The people you're managing likely need periods of focus time to achieve top productivity. While you, as a manager, spend more time in meetings, communicating, and collaborating with others. "Makers" and "managers" have entirely different work schedules.
In 2009, Paul Graham coined the terms Maker's Schedule and Manager's Schedule to describe these two different work schedules and how they conflict. If you pack too many meetings in a Makers day, you won't give them adequate time to get into a deep flow state, impacting the quality of their work. As a manager, it's crucial to put yourself in your employee's shoes and appreciate how important focus time is. Practically speaking, before planning meetings, talk to your employee. Identify the best times to schedule meetings with them. Perhaps they are most productive and focused in the morning, so any long meetings should be scheduled in the afternoon. Once you get on the same page, it will be easier to avoid meeting annoyances that negatively impact their productivity and stress.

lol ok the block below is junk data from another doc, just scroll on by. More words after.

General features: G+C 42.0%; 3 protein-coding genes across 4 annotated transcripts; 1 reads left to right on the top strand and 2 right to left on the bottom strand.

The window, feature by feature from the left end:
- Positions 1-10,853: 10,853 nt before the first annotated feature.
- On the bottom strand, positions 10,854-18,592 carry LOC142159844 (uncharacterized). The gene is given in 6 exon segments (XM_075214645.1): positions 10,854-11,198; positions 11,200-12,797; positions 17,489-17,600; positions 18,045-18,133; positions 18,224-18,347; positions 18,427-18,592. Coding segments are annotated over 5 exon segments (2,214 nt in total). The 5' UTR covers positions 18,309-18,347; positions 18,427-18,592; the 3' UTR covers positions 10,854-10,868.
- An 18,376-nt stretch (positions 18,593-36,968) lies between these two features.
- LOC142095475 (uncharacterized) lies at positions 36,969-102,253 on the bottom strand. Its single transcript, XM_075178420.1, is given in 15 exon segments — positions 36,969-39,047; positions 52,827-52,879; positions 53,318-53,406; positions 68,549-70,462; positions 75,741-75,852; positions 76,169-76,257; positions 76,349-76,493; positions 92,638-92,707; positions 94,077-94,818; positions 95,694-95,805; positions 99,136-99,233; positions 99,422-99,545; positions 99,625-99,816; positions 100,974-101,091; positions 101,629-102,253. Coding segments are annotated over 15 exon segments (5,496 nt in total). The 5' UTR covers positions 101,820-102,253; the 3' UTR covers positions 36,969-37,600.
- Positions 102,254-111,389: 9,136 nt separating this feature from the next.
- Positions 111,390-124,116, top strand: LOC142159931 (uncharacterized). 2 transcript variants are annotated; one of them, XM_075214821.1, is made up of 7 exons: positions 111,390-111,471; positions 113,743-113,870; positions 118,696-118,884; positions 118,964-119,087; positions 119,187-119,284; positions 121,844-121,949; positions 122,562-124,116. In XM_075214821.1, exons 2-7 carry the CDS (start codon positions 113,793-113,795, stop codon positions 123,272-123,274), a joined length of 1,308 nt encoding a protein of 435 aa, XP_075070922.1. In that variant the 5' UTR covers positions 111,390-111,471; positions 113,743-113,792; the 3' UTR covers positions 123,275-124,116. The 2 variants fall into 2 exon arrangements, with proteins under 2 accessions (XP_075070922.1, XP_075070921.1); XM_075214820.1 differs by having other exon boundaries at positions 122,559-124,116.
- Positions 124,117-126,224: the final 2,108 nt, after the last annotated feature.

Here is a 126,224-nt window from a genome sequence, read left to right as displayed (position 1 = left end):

Ignoring an employee's personal life is an outdated mindset that fails to recognize the human element of work and life. Leaders who care about their employees' lives outside of work demonstrate that they value their team members as people, not just as workers. When leaders show interest in their employees' lives, it can create a sense of connection and belonging, which is critical for building a positive and productive workplace culture.
This mindset can also help leaders identify and address potential challenges affecting their team's performance. For example, an employee experiencing personal difficulties, such as financial stress or health issues, can impact their work performance and productivity. In the end, caring about employees' lives outside of work is not only the right thing to do. But it also leads to a boost in employee engagement, satisfaction, and loyalty, which can benefit both the individual and the organization.